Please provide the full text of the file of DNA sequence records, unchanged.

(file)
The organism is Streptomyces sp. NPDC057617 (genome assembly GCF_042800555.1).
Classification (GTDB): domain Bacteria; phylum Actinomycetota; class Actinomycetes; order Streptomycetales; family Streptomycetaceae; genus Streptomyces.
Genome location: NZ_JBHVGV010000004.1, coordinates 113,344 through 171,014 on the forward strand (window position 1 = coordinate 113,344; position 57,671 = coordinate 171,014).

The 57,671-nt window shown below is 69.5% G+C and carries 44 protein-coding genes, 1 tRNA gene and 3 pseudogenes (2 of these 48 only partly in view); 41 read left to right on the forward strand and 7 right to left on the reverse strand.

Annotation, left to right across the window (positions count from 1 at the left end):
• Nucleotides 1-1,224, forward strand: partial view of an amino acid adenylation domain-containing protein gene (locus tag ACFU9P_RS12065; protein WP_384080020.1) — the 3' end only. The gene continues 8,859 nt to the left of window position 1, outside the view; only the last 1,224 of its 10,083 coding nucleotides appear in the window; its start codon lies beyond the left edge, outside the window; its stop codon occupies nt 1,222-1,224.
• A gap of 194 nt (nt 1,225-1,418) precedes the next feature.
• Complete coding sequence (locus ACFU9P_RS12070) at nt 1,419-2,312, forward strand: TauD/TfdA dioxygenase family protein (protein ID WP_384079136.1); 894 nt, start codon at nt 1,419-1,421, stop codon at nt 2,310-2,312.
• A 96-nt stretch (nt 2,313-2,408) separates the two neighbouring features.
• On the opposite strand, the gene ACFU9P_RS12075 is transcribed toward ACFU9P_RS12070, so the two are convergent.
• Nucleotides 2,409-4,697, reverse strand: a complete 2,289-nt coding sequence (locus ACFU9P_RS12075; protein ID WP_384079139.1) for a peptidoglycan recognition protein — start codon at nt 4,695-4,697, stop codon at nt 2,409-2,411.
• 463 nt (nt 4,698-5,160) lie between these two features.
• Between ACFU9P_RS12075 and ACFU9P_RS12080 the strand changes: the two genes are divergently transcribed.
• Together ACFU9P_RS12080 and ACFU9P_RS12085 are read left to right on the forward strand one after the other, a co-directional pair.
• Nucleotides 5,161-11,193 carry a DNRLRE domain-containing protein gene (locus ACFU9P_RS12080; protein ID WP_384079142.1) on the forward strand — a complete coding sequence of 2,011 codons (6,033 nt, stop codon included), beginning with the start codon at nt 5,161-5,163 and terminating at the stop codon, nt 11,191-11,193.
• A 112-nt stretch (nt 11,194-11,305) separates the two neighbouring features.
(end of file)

The organism is Streptomyces sp. NPDC057617 (genome assembly GCF_042800555.1).
Classification (GTDB): domain Bacteria; phylum Actinomycetota; class Actinomycetes; order Streptomycetales; family Streptomycetaceae; genus Streptomyces.
Genome location: NZ_JBHVGV010000004.1, coordinates 113,344 through 171,014 on the forward strand (window position 1 = coordinate 113,344; position 57,671 = coordinate 171,014).

The 57,671-nt window shown below is 69.5% G+C and carries 44 protein-coding genes, 1 tRNA gene and 3 pseudogenes (2 of these 48 only partly in view); 41 read left to right on the forward strand and 7 right to left on the reverse strand.

Annotation, left to right across the window (positions count from 1 at the left end):
• Nucleotides 1-1,224, forward strand: partial view of an amino acid adenylation domain-containing protein gene (locus tag ACFU9P_RS12065; protein WP_384080020.1) — the 3' end only. The gene continues 8,859 nt to the left of window position 1, outside the view; only the last 1,224 of its 10,083 coding nucleotides appear in the window; its start codon lies beyond the left edge, outside the window; its stop codon occupies nt 1,222-1,224.
• A gap of 194 nt (nt 1,225-1,418) precedes the next feature.
• Complete coding sequence (locus ACFU9P_RS12070) at nt 1,419-2,312, forward strand: TauD/TfdA dioxygenase family protein (protein ID WP_384079136.1); 894 nt, start codon at nt 1,419-1,421, stop codon at nt 2,310-2,312.
• A 96-nt stretch (nt 2,313-2,408) separates the two neighbouring features.
• On the opposite strand, the gene ACFU9P_RS12075 is transcribed toward ACFU9P_RS12070, so the two are convergent.
• Nucleotides 2,409-4,697, reverse strand: a complete 2,289-nt coding sequence (locus ACFU9P_RS12075; protein ID WP_384079139.1) for a peptidoglycan recognition protein — start codon at nt 4,695-4,697, stop codon at nt 2,409-2,411.
• 463 nt (nt 4,698-5,160) lie between these two features.
• Between ACFU9P_RS12075 and ACFU9P_RS12080 the strand changes: the two genes are divergently transcribed.
• Together ACFU9P_RS12080 and ACFU9P_RS12085 are read left to right on the forward strand one after the other, a co-directional pair.
• Nucleotides 5,161-11,193 carry a DNRLRE domain-containing protein gene (locus ACFU9P_RS12080; protein ID WP_384079142.1) on the forward strand — a complete coding sequence of 2,011 codons (6,033 nt, stop codon included), beginning with the start codon at nt 5,161-5,163 and terminating at the stop codon, nt 11,191-11,193.
• A 112-nt stretch (nt 11,194-11,305) separates the two neighbouring features.